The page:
Arizona - List View



Parks

  • National Monument

    Canyon de Chelly

    Chinle, AZ

    People have lived in these canyons for nearly 5,000 years - longer than anyone has lived uninterrupted anywhere on the Colorado Plateau. In the place called Tsegi, their homes and images tell us their stories. Today, Navajo families make their homes, raise livestock, and farm the lands in the canyons. A place like no other, the park and Navajo Nation work together to manage the land's resources.

  • National Monument

    Casa Grande Ruins

    Coolidge, AZ

    Explore the mystery and complexity of an extended network of communities and irrigation canals. An Ancient Sonoran Desert People's farming community and "Great House" are preserved at Casa Grande Ruins. Whether the Casa Grande was a gathering place for the Desert People or simply a waypoint marker in an extensive system of canals and trading partners is but part of the mystique of the Ruins

  • National Monument

    Chiricahua

    Willcox, AZ

    A "Wonderland of Rocks" is waiting for you to explore at Chiricahua National Monument. The 8-mile paved scenic drive and 17-miles of day-use hiking trails provide opportunities to discover the beauty, natural sounds, and inhabitants of this 11,985 acre site. Visit the Faraway Ranch Historic District to discover more about the people who have called this area home.

  • National Memorial

    Coronado

    Hereford, AZ

    It was a journey of conquest filled with exploration, wonder - and cruelty. Inspired by tales of vast cities of gold, 339 European soldiers and over 1000 Aztec allies embarked on an epic journey through arid deserts and rugged mountains. They encountered rich traditions and brought new technologies. The resulting collision and combination of cultures reverberates today.

  • National Historic Site

    Fort Bowie

    Willcox, AZ

    Fort Bowie witnessed almost 25 years of conflict between the Chiricahua Apache and the US Army, and remains a tangible connection to the turbulent era of the late 1800s. Explore the history of Fort Bowie and Apache Pass as you hike the 1.5 mile trail to the visitor center and old fort ruins. Today, this peaceful landscape stands in stark contrast to the violence that once gripped this land.

  • National Recreation Area

    Glen Canyon

    Glen Canyon National Recreation Area, AZ,UT

    Encompassing over 1.25 million acres, Glen Canyon National Recreation Area offers unparalleled opportunities for water-based & backcountry recreation. The recreation area stretches for hundreds of miles from Lees Ferry in Arizona to the Orange Cliffs of southern Utah, encompassing scenic vistas, geologic wonders, and a vast panorama of human history.

  • National Park

    Grand Canyon

    Grand Canyon, AZ

    Unique combinations of geologic color and erosional forms decorate a canyon that is 277 river miles (446km) long, up to 18 miles (29km) wide, and a mile (1.6km) deep. Grand Canyon overwhelms our senses through its immense size. The South Rim is open all year Grand Canyon Lodge and most North Rim services have closed for the winter. Visit the link to learn what remains open for day-use.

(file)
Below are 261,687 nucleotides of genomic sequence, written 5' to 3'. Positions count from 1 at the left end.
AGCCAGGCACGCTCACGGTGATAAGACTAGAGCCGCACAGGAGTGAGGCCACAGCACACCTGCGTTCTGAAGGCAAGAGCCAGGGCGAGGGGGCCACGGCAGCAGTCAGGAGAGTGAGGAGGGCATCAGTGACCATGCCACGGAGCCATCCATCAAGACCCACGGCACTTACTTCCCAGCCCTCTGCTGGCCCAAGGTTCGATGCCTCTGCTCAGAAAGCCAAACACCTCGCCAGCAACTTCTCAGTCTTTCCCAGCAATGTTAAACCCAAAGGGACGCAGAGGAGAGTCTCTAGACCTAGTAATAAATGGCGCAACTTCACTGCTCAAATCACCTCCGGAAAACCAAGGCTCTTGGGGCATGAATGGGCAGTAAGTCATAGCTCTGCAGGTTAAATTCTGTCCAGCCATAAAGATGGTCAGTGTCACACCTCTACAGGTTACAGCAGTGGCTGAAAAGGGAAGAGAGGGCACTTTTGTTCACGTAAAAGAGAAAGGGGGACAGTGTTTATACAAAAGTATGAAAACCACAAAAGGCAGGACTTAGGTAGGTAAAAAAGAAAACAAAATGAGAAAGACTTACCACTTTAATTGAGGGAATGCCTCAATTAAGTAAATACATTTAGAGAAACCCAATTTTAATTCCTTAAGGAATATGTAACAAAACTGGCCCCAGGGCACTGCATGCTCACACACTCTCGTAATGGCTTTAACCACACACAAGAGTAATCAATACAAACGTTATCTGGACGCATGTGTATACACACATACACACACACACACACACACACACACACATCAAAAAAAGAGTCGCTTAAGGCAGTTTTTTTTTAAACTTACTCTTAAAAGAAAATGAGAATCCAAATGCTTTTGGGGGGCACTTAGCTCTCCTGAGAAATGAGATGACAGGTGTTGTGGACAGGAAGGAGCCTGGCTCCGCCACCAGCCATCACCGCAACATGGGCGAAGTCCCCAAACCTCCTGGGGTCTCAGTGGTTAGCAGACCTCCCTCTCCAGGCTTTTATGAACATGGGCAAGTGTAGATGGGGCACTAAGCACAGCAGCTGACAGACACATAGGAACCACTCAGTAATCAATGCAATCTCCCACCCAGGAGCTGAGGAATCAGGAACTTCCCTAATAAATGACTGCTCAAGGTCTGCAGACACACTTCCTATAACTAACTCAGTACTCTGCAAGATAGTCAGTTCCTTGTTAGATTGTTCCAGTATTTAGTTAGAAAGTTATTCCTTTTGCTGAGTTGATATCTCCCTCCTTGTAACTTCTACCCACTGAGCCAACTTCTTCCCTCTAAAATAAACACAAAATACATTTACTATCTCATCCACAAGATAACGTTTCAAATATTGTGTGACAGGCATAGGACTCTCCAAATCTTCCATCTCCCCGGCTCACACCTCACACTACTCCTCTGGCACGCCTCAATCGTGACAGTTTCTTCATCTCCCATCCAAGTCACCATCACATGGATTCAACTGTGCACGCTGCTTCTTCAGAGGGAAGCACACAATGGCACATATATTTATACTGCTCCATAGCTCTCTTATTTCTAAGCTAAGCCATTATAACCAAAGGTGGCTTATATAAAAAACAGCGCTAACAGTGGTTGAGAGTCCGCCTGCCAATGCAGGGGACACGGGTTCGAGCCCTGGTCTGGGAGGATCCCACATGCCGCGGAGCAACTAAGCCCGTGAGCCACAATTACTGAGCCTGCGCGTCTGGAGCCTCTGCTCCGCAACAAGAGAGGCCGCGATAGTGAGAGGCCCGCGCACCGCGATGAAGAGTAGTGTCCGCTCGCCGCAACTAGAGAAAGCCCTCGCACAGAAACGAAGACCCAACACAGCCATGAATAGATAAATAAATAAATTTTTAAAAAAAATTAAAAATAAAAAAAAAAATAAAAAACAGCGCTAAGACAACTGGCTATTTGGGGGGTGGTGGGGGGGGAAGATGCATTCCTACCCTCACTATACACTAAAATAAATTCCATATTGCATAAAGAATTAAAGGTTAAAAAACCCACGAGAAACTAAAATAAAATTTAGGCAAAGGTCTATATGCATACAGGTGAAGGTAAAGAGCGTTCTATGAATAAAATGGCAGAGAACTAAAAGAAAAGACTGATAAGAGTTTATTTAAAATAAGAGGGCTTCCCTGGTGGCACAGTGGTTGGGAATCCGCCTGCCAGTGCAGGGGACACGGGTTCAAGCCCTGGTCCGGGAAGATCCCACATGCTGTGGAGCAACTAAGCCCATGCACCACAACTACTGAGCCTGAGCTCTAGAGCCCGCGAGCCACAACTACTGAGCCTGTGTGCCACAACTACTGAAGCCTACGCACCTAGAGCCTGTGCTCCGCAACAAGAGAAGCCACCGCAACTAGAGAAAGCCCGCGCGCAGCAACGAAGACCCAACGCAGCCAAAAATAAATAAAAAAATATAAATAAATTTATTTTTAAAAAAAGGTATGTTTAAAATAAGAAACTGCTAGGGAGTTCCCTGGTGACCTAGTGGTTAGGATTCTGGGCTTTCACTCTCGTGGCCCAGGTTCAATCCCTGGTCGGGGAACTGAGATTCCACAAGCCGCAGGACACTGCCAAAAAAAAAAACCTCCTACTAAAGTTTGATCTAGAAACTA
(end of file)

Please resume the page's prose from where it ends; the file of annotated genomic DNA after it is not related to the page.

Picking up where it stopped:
• National Historic Site

    Hubbell Trading Post

    Ganado, AZ

    The squeaky wooden floor greets your entry into the oldest operating trading post on the Navajo Nation. When your eyes adjust to the dim light in the "bullpen" you find you’ve just entered a mercantile. Hubbell Trading Post has been serving Ganado selling goods and Native American Art since 1878. Discover Hubbell Trading Post NHS, where history is made every day!

  • National Historic Trail

    Juan Bautista de Anza

    Nogales, AZ to San Francisco, CA, AZ,CA

    "¡Vayan Subiendo!"("Everyone mount up!") was the rousing call from Juan Bautista de Anza. In 1775-76, he led some 240 men, women, and children on an epic journey to establish the first non-Native settlement at San Francisco Bay. Today, the 1,200-mile Juan Bautista de Anza National Historic Trail connects history, culture, and outdoor recreation from Nogales, Arizona, to the San Francisco Bay Area.

  • National Recreation Area

    Lake Mead

    the Mojave Desert, AZ,NV

    Boat, hike, cycle, camp and fish at America’s most diverse national recreation area. With striking landscapes and brilliant blue waters, this year-round playground spreads across 1.5 million acres of mountains, canyons, valleys and two vast lakes. See the Hoover Dam from the waters of Lake Mead or Lake Mohave, or find solitude in one of the park's nine wilderness areas.

  • National Monument

    Montezuma Castle

    Camp Verde, AZ

    Today we gaze through the windows of the past into one of the best preserved cliff dwellings in North America. This 20 room high-rise apartment, nestled into a towering limestone cliff, tells a story of ingenuity, survival and ultimately, prosperity in an unforgiving desert landscape. Come marvel at this enduring legacy of the Sinagua culture and reveal a people surprisingly similar to ourselves.

  • National Monument

    Navajo

    Black Mesa, AZ

    The Puebloan Ancestors built Tsegi Phase villages within the natural sandstone alcoves of our canyons. Betatakin, Keet Seel, and Inscription House are the three cliff dwelling sites that are tucked away in the alcoves. These villages, which date from AD 1250 to 1300, thrill all who visit with original architectural elements such as masonry walls, roof beams, and pictographs.